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June 2022: Unemployment and high cost of living hit island hard

Counting the cost: The price of groceries continued to climb in June (File photograph)

The economy dominated front page headlines throughout June, as families on modest means began to struggle against a tide of runaway inflation and unemployment.

Jason Hayward, the Minister of the Economy and Labour, delivered a bleak statistic at the beginning of the month – almost one-in-three young adults was out of work.

At a press conference to launch the National Youth Employment Strategy, Mr Hayward explained that the primary reason the figure was so high was “a lack of job opportunities”.

A week later, the struggles of those at the other end of the demographic scale were highlighted by one charity.

Age Concern Bermuda revealed that the elderly were struggling to pay for basics such as rent, electricity and food because of increasing prices.

Mercedes Pringle-DeSilva, the charity’s programmes operations manager, said: “Many of our members and clients have voiced their concerns regarding the steady increases in these prices and the desire for more regulations surrounding price control.”

On the following day, a survey showed that a third of residents felt forced to buy less food and choose cheaper, less healthy options when shopping for groceries.

A spokesman for Narrative Research Bermuda said that most survey respondents were “feeling the pinch”.

He said: “Inflation, linked to the Covid-19 pandemic and global supply-chain issues, has left its mark on Bermuda over the past six months.

“The impact of rising food prices on grocery shopping is keenly felt, with six in ten (62 per cent) residents stating that they now must budget for food more closely.”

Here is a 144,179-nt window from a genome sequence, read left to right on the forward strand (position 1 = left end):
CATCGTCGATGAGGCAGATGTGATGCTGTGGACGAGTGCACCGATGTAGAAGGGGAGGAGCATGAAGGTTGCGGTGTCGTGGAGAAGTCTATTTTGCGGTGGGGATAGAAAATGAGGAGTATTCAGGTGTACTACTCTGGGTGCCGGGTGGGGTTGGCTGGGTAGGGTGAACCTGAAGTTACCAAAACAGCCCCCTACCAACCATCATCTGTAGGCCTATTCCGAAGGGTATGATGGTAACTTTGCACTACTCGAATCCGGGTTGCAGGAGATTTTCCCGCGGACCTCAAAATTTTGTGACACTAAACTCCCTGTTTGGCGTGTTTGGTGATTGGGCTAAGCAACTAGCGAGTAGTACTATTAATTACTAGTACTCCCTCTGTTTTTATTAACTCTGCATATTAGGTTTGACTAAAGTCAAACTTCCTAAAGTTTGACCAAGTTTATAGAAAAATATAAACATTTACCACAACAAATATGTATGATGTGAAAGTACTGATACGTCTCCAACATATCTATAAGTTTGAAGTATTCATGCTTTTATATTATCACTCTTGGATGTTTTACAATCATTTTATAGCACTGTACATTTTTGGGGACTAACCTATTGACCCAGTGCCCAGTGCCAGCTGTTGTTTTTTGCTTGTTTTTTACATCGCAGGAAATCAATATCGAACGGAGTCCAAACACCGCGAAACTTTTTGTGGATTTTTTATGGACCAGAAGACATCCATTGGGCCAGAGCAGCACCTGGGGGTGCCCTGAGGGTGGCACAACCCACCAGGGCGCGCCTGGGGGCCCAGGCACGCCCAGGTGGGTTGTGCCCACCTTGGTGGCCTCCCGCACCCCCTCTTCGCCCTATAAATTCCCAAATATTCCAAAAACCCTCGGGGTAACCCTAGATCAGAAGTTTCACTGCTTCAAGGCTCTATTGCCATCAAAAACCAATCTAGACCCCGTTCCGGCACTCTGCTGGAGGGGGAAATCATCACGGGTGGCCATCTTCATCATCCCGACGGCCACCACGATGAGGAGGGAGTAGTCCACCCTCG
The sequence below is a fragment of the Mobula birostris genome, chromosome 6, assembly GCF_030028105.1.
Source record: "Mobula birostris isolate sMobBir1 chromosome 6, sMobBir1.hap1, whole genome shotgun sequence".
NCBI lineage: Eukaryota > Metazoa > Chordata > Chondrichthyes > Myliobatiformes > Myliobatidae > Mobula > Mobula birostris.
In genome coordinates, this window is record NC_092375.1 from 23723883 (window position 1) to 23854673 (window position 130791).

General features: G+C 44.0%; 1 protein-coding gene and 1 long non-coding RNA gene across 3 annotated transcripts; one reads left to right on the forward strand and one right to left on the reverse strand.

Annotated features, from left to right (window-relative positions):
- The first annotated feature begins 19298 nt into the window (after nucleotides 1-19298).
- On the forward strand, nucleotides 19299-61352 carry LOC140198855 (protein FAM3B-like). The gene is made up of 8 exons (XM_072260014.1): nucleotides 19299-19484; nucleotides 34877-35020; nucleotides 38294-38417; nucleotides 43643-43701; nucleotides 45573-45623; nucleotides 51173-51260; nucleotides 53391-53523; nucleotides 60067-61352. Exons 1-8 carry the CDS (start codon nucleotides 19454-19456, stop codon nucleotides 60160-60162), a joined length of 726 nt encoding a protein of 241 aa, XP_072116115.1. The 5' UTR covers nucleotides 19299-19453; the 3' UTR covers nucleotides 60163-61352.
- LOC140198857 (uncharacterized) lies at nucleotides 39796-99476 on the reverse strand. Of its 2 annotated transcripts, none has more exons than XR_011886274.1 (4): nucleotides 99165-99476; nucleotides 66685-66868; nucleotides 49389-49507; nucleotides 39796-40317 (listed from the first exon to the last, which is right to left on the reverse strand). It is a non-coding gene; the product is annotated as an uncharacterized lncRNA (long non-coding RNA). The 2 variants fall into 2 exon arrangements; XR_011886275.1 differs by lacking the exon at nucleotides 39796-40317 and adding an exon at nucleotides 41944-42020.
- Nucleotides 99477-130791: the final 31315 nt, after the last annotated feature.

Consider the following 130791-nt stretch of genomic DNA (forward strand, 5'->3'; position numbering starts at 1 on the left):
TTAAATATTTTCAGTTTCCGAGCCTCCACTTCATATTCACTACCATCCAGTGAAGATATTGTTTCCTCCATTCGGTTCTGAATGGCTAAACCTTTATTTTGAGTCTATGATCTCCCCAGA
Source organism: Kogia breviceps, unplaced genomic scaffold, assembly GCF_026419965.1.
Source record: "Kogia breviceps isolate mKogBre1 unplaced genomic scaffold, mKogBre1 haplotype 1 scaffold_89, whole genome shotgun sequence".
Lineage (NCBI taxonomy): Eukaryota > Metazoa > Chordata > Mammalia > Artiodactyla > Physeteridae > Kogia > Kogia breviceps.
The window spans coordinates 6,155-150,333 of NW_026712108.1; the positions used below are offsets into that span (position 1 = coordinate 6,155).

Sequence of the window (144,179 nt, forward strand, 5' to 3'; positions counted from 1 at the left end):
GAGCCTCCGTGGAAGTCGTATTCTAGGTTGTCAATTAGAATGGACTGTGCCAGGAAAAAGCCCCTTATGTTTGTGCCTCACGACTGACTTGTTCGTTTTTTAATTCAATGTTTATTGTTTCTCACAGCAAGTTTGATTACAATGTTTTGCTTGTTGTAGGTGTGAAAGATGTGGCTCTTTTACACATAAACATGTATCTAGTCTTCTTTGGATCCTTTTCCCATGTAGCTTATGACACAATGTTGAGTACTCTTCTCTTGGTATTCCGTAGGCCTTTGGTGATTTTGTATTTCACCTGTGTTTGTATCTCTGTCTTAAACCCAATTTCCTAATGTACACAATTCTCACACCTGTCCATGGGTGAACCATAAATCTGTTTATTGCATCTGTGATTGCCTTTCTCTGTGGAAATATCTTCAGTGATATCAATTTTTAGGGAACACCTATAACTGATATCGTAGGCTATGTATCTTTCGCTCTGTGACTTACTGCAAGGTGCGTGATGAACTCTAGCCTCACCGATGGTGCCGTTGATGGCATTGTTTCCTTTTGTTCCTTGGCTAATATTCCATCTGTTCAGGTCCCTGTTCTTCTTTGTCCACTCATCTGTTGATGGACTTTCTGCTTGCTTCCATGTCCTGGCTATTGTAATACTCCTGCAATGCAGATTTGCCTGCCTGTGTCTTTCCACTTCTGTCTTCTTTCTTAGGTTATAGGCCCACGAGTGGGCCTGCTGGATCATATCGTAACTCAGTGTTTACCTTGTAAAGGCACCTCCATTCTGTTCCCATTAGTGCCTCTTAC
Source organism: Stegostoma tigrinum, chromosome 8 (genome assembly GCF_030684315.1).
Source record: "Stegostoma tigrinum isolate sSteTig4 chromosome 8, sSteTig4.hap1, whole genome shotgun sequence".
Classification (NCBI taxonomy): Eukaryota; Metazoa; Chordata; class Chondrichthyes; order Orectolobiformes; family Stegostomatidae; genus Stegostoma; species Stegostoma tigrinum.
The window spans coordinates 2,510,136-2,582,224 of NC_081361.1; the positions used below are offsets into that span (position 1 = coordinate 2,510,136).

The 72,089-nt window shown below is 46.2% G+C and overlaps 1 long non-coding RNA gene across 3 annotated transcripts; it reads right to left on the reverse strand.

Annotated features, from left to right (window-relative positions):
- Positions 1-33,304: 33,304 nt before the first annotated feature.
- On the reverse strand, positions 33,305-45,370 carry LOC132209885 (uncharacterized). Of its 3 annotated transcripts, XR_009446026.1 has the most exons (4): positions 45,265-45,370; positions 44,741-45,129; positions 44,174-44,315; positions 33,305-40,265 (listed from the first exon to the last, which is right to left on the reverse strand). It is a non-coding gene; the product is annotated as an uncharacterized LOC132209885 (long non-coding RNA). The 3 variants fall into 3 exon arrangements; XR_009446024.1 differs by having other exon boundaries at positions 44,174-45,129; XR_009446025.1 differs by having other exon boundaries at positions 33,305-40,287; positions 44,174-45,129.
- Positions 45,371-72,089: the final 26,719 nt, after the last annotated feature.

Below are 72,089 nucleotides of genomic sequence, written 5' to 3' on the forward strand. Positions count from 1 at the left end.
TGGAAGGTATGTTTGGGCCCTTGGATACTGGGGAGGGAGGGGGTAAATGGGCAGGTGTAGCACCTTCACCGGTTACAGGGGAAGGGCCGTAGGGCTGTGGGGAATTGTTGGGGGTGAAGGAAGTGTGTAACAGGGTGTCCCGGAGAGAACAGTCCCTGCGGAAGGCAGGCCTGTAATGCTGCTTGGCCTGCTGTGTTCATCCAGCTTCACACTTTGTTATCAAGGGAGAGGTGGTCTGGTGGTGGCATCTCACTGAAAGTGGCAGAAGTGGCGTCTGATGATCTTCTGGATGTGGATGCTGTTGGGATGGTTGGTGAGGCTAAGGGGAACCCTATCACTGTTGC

And it wasn’t just home cooks who were feeling the pinch. Restaurateurs complained that margins were razor-thin because of the cost of raw ingredients.

Alfred Konrad, co-owner of Wahoo’s Bistro & Patio on Water Street in St George, said: “It is through the roof. The price of food is changing almost on a daily basis. We don’t want to pass that on to consumers, but our margins are getting smaller and smaller.”

Official figures released at the end of the month confirmed that food prices had increased dramatically over the previous 12 months, with some items rising by almost 30 per cent.

The Department of Statistics claimed that, overall, inflation had risen by just 2.5 per cent in the previous year – because prices had remained flat or even fallen in other categories used to measure the index, such as rent.

That claim was disputed by one realtor who said that a shortage of properties on the market had pushed up rental prices.

Sceptics also questioned why the figure was so low, when other jurisdictions were suffering from near double digit inflation.

By the end of the year, Bermuda’s inflation rate was catching up with other countries – for September it was 5.1 per cent, with food prices up 10 per cent and fuel and power costs rising by 15 per cent.

Craig Simmons, an economics lecturer at the Bermuda College, urged the Government to seek out short term solutions.

Mr Simmons said that food independence could cut cost-of-living increases, but added: “Decreasing our reliance on food imports requires thoughtful government policies to support the efforts of farmers.

“But the most vulnerable cannot wait for a government to develop thoughtful policies. Their need is immediate and so their strategy must be immediate.”

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Published January 01, 2023 at 7:52 am (Updated December 30, 2022 at 12:38 pm)

June 2022: Unemployment and high cost of living hit island hard

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